A company whose technology enables local television stations to stream live television shows to mobile devices has successfully completed a test of Nielsen’s new software for measuring viewing on the new screens.
Syncbak is the first to integrate Nielsen’s technology into its applications, clearing the way for broadcasters to measure local TV viewing on smartphones and tablets. These mobile audiences will be counted later this year, as part of the program’s ratings, as long as it’s the same program with the same ads that appeared on live TV.
Such a development is critical to the future of the industry. As Americans watch television shows on screens other than their TVs, broadcasters have been eager to find a way to quantify this viewing and count it as part of a program’s ratings. The size of a show’s audience, of course, has a direct bearing on advertising revenue.
Technology and consumer habits are evolving faster than business models. Broadcasters have raced to provide legitimate ways for viewers — especially those aged 14 to 24 — to watch shows on their laptops, tablets and smartphones. But as measurement lagged, so, too, has the ability to attract the ad revenue that helps underwrite the cost of creating expensive programming.
It’s a situation that, over time, poses a threat to the kinds of shows networks can afford to create (think more reality programs like “Duck Dynasty,” fewer well-crafted, scripted comedies like the just-concluded “How I Met Your Mother.”) Not to mention the threat to network executives’ compensation packages.
Syncbak started testing Nielsen’s mobile measurement technology last year with four CBS-owned TV stations. It will integrate the software into apps for Apple’s iOS mobile devices, with plans to expand to the Android platform.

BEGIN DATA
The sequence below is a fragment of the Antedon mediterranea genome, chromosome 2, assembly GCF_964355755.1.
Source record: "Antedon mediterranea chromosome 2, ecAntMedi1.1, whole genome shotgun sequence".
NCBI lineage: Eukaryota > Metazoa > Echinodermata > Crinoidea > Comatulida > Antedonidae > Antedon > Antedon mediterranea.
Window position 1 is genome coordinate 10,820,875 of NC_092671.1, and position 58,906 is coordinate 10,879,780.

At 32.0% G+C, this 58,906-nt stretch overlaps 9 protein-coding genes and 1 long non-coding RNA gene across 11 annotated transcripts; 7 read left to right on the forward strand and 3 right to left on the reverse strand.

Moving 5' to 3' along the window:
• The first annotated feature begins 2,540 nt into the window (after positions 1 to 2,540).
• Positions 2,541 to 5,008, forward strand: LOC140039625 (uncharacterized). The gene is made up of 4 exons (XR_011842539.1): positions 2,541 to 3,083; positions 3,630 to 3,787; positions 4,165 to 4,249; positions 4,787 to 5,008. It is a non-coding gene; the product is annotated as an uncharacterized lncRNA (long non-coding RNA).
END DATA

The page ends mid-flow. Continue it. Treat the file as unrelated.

“Our goal is to take live broadcast television over the Internet in ways that make money and increase viewing,” Syncbak founder and CEO Jack Perry said in a statement. “By integrating Nielsen’s technology, we support the economy that has served broadcasters and advertisers for decades.”
Syncbak is backed by CBS, the National Association of Broadcasters and three former NBC executives. Its technology is used by more than 150 television stations in the U.S., offering an industry-approved alternative to the threat posed by Aereo.
That online startup, backed by IAC Chairman Barry Diller, captures local broadcast signals and delivers the TV programming — via the Internet — to its subscribers. Aereo has argued that its novel approach to delivering TV shows, via thousands of tiny antennas, exempts it from the need to pay what’s known as retransmission fees for the programming.
CBS, NBC, Fox, ABC, PBS and others are suing Aereo for copyright infringement, in a case that is scheduled to be argued later this month in the U.S. Supreme Court.
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